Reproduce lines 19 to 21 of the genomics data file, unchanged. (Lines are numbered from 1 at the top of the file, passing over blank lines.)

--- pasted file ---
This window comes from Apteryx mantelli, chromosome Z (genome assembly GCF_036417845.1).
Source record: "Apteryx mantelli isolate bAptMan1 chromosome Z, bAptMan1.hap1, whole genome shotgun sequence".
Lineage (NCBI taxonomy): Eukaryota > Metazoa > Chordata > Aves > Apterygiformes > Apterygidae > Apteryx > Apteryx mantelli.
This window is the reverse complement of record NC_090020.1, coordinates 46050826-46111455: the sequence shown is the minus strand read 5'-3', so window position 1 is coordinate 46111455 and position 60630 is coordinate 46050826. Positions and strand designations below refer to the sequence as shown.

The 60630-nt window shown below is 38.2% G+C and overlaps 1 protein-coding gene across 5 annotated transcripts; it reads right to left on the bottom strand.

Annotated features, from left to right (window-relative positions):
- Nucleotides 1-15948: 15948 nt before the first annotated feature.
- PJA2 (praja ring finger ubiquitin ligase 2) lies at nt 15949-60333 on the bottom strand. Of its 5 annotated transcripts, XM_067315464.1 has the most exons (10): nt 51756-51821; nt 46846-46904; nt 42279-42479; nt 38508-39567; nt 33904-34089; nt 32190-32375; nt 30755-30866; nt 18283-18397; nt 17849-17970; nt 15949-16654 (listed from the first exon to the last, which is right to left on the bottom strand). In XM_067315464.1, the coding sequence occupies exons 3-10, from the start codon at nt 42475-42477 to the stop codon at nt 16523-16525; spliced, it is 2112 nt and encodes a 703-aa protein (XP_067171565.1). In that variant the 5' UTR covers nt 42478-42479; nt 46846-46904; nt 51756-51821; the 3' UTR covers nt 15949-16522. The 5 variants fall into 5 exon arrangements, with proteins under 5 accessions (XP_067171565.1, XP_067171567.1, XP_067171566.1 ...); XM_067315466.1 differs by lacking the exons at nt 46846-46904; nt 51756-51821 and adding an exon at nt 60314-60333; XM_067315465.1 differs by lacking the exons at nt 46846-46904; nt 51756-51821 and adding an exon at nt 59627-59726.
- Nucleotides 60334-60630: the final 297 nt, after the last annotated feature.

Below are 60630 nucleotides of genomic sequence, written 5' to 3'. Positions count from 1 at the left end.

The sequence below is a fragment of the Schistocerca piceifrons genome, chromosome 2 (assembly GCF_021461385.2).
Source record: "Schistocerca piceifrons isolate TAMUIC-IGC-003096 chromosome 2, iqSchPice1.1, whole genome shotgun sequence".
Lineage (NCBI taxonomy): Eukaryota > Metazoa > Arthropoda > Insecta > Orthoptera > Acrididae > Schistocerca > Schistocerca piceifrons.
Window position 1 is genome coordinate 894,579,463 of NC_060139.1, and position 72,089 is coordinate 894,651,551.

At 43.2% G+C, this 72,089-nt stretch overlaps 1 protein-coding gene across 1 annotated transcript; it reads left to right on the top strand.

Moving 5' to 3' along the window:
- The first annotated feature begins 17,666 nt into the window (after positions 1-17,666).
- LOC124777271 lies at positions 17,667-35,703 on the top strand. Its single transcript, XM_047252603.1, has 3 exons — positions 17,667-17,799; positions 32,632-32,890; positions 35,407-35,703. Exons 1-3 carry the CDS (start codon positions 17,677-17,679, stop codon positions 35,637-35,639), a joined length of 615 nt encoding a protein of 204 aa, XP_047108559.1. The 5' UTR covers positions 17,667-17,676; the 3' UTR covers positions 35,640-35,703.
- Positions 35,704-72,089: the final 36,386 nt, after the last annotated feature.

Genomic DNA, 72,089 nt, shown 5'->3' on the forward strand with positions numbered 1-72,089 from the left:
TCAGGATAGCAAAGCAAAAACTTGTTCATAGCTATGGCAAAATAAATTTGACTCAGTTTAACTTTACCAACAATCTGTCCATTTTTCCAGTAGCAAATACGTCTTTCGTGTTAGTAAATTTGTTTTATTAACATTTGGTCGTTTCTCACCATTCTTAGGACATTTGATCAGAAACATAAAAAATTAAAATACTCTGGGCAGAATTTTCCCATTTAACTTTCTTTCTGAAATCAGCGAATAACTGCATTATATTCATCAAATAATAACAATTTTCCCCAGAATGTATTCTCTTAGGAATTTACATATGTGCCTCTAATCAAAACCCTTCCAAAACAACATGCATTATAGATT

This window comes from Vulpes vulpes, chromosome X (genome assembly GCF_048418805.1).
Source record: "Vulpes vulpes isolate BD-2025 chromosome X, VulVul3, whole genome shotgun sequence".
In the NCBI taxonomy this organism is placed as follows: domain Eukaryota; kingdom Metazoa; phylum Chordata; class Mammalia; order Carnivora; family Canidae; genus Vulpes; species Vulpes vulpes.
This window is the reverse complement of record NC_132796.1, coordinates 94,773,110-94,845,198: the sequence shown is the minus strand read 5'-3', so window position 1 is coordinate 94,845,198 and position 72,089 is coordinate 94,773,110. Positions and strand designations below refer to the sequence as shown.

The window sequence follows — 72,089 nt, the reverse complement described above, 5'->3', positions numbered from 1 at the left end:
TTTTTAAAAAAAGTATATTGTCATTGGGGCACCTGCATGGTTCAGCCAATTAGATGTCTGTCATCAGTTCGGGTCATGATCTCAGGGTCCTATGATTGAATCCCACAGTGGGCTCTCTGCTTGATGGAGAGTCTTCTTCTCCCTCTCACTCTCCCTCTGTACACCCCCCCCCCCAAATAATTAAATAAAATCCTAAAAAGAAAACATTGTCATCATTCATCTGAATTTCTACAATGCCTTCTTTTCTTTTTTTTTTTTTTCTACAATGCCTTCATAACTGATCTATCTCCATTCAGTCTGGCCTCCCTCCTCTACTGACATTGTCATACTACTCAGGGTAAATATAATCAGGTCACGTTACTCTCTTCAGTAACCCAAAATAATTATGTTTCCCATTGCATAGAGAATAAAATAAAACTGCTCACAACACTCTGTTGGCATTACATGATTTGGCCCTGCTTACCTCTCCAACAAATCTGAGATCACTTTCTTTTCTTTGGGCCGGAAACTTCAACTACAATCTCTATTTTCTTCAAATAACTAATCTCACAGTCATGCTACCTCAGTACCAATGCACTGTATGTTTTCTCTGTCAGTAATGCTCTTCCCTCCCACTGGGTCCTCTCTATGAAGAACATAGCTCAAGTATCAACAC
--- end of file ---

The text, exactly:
- Positions 35,704-72,089: the final 36,386 nt, after the last annotated feature.

Genomic DNA, 72,089 nt, shown 5'->3' on the forward strand with positions numbered 1-72,089 from the left:
TCAGGATAGCAAAGCAAAAACTTGTTCATAGCTATGGCAAAATAAATTTGACTCAGTTTAACTTTACCAACAATCTGTCCATTTTTCCAGTAGCAAATACGTCTTTCGTGTTAGTAAATTTGTTTTATTAACATTTGGTCGTTTCTCACCATTCTTAGGACATTTGATCAGAAACATAAAAAATTAAAATACTCTGGGCAGAATTTTCCCATTTAACTTTCTTTCTGAAATCAGCGAATAACTGCATTATATTCATCAAATAATAACAATTTTCCCCAGAATGTATTCTCTTAGGAATTTACATATGTGCCTCTAATCAAAACCCTTCCAAAACAACATGCATTATAGATT